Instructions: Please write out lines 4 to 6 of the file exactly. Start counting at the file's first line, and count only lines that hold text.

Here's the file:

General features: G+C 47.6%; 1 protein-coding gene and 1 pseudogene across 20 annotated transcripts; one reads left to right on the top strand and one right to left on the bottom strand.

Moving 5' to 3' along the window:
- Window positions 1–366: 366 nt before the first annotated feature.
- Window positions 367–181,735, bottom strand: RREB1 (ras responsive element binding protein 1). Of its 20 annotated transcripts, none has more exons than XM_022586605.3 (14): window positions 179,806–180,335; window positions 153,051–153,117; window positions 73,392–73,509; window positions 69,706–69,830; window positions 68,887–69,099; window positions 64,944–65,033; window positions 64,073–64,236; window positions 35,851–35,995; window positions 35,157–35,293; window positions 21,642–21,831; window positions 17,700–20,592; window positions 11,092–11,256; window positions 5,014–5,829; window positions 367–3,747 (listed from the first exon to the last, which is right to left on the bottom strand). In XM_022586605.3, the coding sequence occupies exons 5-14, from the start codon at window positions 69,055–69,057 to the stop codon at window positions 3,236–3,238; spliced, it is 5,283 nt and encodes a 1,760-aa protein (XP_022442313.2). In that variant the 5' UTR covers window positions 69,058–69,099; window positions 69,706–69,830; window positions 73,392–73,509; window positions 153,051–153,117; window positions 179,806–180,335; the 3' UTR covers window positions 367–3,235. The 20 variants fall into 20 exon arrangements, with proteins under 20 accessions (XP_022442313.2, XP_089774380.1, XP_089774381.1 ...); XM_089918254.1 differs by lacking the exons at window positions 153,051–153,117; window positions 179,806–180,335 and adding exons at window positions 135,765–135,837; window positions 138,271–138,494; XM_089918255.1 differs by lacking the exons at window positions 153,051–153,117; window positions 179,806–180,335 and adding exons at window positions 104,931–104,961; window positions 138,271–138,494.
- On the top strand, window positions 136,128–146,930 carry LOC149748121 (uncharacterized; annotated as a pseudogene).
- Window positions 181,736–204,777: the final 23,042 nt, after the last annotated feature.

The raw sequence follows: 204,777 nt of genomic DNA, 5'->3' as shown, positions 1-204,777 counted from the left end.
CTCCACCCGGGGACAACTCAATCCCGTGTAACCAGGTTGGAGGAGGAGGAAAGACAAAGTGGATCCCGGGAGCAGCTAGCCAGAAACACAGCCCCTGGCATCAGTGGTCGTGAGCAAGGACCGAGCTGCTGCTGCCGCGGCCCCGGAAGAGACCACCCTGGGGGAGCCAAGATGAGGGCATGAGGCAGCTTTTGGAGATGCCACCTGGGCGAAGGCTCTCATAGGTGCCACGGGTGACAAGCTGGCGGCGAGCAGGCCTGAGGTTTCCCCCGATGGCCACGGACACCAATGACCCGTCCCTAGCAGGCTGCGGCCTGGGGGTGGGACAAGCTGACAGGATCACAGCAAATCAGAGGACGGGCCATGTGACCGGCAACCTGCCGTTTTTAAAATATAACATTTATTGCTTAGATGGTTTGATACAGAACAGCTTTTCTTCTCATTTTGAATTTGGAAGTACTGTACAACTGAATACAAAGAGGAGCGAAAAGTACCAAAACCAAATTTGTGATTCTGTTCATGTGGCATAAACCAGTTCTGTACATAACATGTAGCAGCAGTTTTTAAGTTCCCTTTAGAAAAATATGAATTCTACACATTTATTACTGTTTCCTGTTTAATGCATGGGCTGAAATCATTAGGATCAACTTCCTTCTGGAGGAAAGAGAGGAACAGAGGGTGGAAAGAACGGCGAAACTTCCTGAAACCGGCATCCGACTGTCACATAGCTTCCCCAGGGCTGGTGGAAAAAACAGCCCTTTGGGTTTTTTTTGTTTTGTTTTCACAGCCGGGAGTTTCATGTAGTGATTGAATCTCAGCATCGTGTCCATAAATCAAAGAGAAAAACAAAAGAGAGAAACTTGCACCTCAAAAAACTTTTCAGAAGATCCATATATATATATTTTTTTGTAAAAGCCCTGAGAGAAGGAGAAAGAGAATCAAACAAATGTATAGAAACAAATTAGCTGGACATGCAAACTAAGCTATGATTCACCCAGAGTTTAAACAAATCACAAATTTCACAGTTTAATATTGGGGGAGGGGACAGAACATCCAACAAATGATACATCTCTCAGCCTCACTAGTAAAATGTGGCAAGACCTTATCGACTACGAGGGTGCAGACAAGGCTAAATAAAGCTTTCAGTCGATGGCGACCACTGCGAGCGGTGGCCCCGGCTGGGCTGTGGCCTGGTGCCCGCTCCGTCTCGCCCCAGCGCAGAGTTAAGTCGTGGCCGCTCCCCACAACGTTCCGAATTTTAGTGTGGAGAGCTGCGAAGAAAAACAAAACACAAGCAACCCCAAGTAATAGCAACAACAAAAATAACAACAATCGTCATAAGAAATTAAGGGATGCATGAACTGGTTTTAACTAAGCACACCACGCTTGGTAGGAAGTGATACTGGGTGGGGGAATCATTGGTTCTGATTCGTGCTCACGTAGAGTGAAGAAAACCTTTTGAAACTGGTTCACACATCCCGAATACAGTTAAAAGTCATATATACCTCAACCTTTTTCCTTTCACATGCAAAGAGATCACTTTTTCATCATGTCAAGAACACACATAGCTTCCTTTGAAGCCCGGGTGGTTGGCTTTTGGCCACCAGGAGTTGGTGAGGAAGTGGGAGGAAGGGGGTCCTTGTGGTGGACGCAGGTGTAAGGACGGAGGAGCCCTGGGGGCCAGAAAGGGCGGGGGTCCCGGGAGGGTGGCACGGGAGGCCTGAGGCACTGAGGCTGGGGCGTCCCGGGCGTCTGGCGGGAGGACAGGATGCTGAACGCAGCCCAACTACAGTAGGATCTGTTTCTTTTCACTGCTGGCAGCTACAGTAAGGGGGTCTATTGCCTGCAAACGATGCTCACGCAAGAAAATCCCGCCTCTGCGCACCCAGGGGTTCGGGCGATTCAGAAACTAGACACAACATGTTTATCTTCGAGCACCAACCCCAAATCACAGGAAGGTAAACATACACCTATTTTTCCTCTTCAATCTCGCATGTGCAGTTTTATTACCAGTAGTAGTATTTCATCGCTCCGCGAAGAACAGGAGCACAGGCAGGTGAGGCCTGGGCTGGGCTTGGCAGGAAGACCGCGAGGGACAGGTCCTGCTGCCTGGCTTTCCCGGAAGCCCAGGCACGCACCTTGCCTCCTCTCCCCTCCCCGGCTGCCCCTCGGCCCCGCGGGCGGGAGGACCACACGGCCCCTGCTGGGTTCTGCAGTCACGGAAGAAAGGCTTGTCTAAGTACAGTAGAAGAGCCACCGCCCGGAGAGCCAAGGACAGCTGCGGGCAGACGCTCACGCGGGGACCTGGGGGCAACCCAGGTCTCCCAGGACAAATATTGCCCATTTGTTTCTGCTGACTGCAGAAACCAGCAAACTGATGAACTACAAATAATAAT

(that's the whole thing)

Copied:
- Window positions 367–181,735, bottom strand: RREB1 (ras responsive element binding protein 1). Of its 20 annotated transcripts, none has more exons than XM_022586605.3 (14): window positions 179,806–180,335; window positions 153,051–153,117; window positions 73,392–73,509; window positions 69,706–69,830; window positions 68,887–69,099; window positions 64,944–65,033; window positions 64,073–64,236; window positions 35,851–35,995; window positions 35,157–35,293; window positions 21,642–21,831; window positions 17,700–20,592; window positions 11,092–11,256; window positions 5,014–5,829; window positions 367–3,747 (listed from the first exon to the last, which is right to left on the bottom strand). In XM_022586605.3, the coding sequence occupies exons 5-14, from the start codon at window positions 69,055–69,057 to the stop codon at window positions 3,236–3,238; spliced, it is 5,283 nt and encodes a 1,760-aa protein (XP_022442313.2). In that variant the 5' UTR covers window positions 69,058–69,099; window positions 69,706–69,830; window positions 73,392–73,509; window positions 153,051–153,117; window positions 179,806–180,335; the 3' UTR covers window positions 367–3,235. The 20 variants fall into 20 exon arrangements, with proteins under 20 accessions (XP_022442313.2, XP_089774380.1, XP_089774381.1 ...); XM_089918254.1 differs by lacking the exons at window positions 153,051–153,117; window positions 179,806–180,335 and adding exons at window positions 135,765–135,837; window positions 138,271–138,494; XM_089918255.1 differs by lacking the exons at window positions 153,051–153,117; window positions 179,806–180,335 and adding exons at window positions 104,931–104,961; window positions 138,271–138,494.
- On the top strand, window positions 136,128–146,930 carry LOC149748121 (uncharacterized; annotated as a pseudogene).
- Window positions 181,736–204,777: the final 23,042 nt, after the last annotated feature.